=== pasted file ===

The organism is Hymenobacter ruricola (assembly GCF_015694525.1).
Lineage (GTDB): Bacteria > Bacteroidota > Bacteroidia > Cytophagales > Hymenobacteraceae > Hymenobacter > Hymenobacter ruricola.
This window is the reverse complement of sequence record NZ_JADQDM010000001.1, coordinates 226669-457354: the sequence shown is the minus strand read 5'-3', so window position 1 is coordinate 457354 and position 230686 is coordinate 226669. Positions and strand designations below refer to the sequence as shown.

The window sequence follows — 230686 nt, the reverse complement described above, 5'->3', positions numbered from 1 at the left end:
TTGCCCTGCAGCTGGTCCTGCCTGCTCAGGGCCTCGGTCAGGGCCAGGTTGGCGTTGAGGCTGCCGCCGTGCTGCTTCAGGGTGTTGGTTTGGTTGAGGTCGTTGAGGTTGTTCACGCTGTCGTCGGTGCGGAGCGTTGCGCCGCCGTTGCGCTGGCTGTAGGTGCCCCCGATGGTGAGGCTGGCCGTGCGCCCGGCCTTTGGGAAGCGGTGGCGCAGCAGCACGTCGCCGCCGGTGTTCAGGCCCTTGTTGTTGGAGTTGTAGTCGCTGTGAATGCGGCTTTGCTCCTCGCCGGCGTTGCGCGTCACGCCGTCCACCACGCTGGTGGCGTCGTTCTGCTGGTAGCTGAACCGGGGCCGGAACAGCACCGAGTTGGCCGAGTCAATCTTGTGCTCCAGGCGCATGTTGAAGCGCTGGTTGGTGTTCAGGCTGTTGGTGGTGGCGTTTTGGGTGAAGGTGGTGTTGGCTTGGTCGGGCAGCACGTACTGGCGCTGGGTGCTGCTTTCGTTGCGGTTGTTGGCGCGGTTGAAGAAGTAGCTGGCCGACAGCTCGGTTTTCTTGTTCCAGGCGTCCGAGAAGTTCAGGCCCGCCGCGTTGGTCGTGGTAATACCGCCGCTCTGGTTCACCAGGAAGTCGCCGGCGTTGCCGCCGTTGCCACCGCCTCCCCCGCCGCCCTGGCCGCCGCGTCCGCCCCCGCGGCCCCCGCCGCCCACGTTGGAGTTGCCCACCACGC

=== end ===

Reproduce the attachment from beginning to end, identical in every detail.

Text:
The organism is Hymenobacter ruricola (assembly GCF_015694525.1).
Lineage (GTDB): Bacteria > Bacteroidota > Bacteroidia > Cytophagales > Hymenobacteraceae > Hymenobacter > Hymenobacter ruricola.
This window is the reverse complement of sequence record NZ_JADQDM010000001.1, coordinates 226669-457354: the sequence shown is the minus strand read 5'-3', so window position 1 is coordinate 457354 and position 230686 is coordinate 226669. Positions and strand designations below refer to the sequence as shown.

The window sequence follows — 230686 nt, the reverse complement described above, 5'->3', positions numbered from 1 at the left end:
TTGCCCTGCAGCTGGTCCTGCCTGCTCAGGGCCTCGGTCAGGGCCAGGTTGGCGTTGAGGCTGCCGCCGTGCTGCTTCAGGGTGTTGGTTTGGTTGAGGTCGTTGAGGTTGTTCACGCTGTCGTCGGTGCGGAGCGTTGCGCCGCCGTTGCGCTGGCTGTAGGTGCCCCCGATGGTGAGGCTGGCCGTGCGCCCGGCCTTTGGGAAGCGGTGGCGCAGCAGCACGTCGCCGCCGGTGTTCAGGCCCTTGTTGTTGGAGTTGTAGTCGCTGTGAATGCGGCTTTGCTCCTCGCCGGCGTTGCGCGTCACGCCGTCCACCACGCTGGTGGCGTCGTTCTGCTGGTAGCTGAACCGGGGCCGGAACAGCACCGAGTTGGCCGAGTCAATCTTGTGCTCCAGGCGCATGTTGAAGCGCTGGTTGGTGTTCAGGCTGTTGGTGGTGGCGTTTTGGGTGAAGGTGGTGTTGGCTTGGTCGGGCAGCACGTACTGGCGCTGGGTGCTGCTTTCGTTGCGGTTGTTGGCGCGGTTGAAGAAGTAGCTGGCCGACAGCTCGGTTTTCTTGTTCCAGGCGTCCGAGAAGTTCAGGCCCGCCGCGTTGGTCGTGGTAATACCGCCGCTCTGGTTCACCAGGAAGTCGCCGGCGTTGCCGCCGTTGCCACCGCCTCCCCCGCCGCCCTGGCCGCCGCGTCCGCCCCCGCGGCCCCCGCCGCCCACGTTGGAGTTGCCCACCACGC